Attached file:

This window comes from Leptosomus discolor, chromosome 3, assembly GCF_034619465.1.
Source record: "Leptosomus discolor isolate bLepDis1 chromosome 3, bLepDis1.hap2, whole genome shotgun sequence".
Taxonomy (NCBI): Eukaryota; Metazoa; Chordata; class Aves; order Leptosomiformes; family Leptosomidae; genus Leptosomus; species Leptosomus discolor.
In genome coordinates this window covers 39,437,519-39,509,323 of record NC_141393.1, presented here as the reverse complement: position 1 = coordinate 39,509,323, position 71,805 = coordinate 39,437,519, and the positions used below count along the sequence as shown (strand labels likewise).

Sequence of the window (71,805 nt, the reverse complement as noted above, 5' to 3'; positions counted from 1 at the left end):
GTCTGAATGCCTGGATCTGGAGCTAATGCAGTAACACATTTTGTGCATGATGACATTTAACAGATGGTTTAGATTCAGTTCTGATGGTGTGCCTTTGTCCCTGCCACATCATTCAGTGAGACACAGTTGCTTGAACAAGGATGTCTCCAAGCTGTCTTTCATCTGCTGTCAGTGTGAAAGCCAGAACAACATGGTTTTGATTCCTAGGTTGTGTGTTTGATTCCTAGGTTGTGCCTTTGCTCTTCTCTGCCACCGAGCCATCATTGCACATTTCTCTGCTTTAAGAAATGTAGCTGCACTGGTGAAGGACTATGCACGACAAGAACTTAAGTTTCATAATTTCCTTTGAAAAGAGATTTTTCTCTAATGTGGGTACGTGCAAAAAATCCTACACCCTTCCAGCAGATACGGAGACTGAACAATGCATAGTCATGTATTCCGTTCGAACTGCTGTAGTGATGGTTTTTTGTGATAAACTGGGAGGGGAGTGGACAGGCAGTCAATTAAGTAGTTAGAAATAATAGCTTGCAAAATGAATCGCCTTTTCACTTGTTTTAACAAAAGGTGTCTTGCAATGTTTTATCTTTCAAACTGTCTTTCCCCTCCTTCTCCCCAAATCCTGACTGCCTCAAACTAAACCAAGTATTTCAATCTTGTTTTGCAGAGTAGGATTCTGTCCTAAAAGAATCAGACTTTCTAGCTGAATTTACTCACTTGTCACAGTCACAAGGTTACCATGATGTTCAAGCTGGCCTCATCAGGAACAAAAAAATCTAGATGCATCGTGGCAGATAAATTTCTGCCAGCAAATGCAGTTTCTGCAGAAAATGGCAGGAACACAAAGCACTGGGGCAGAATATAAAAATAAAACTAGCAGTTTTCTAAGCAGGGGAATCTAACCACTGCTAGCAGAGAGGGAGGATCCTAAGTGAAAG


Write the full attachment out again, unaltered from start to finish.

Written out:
This window comes from Leptosomus discolor, chromosome 3, assembly GCF_034619465.1.
Source record: "Leptosomus discolor isolate bLepDis1 chromosome 3, bLepDis1.hap2, whole genome shotgun sequence".
Taxonomy (NCBI): Eukaryota; Metazoa; Chordata; class Aves; order Leptosomiformes; family Leptosomidae; genus Leptosomus; species Leptosomus discolor.
In genome coordinates this window covers 39,437,519-39,509,323 of record NC_141393.1, presented here as the reverse complement: position 1 = coordinate 39,509,323, position 71,805 = coordinate 39,437,519, and the positions used below count along the sequence as shown (strand labels likewise).

Sequence of the window (71,805 nt, the reverse complement as noted above, 5' to 3'; positions counted from 1 at the left end):
GTCTGAATGCCTGGATCTGGAGCTAATGCAGTAACACATTTTGTGCATGATGACATTTAACAGATGGTTTAGATTCAGTTCTGATGGTGTGCCTTTGTCCCTGCCACATCATTCAGTGAGACACAGTTGCTTGAACAAGGATGTCTCCAAGCTGTCTTTCATCTGCTGTCAGTGTGAAAGCCAGAACAACATGGTTTTGATTCCTAGGTTGTGTGTTTGATTCCTAGGTTGTGCCTTTGCTCTTCTCTGCCACCGAGCCATCATTGCACATTTCTCTGCTTTAAGAAATGTAGCTGCACTGGTGAAGGACTATGCACGACAAGAACTTAAGTTTCATAATTTCCTTTGAAAAGAGATTTTTCTCTAATGTGGGTACGTGCAAAAAATCCTACACCCTTCCAGCAGATACGGAGACTGAACAATGCATAGTCATGTATTCCGTTCGAACTGCTGTAGTGATGGTTTTTTGTGATAAACTGGGAGGGGAGTGGACAGGCAGTCAATTAAGTAGTTAGAAATAATAGCTTGCAAAATGAATCGCCTTTTCACTTGTTTTAACAAAAGGTGTCTTGCAATGTTTTATCTTTCAAACTGTCTTTCCCCTCCTTCTCCCCAAATCCTGACTGCCTCAAACTAAACCAAGTATTTCAATCTTGTTTTGCAGAGTAGGATTCTGTCCTAAAAGAATCAGACTTTCTAGCTGAATTTACTCACTTGTCACAGTCACAAGGTTACCATGATGTTCAAGCTGGCCTCATCAGGAACAAAAAAATCTAGATGCATCGTGGCAGATAAATTTCTGCCAGCAAATGCAGTTTCTGCAGAAAATGGCAGGAACACAAAGCACTGGGGCAGAATATAAAAATAAAACTAGCAGTTTTCTAAGCAGGGGAATCTAACCACTGCTAGCAGAGAGGGAGGATCCTAAGTGAAAG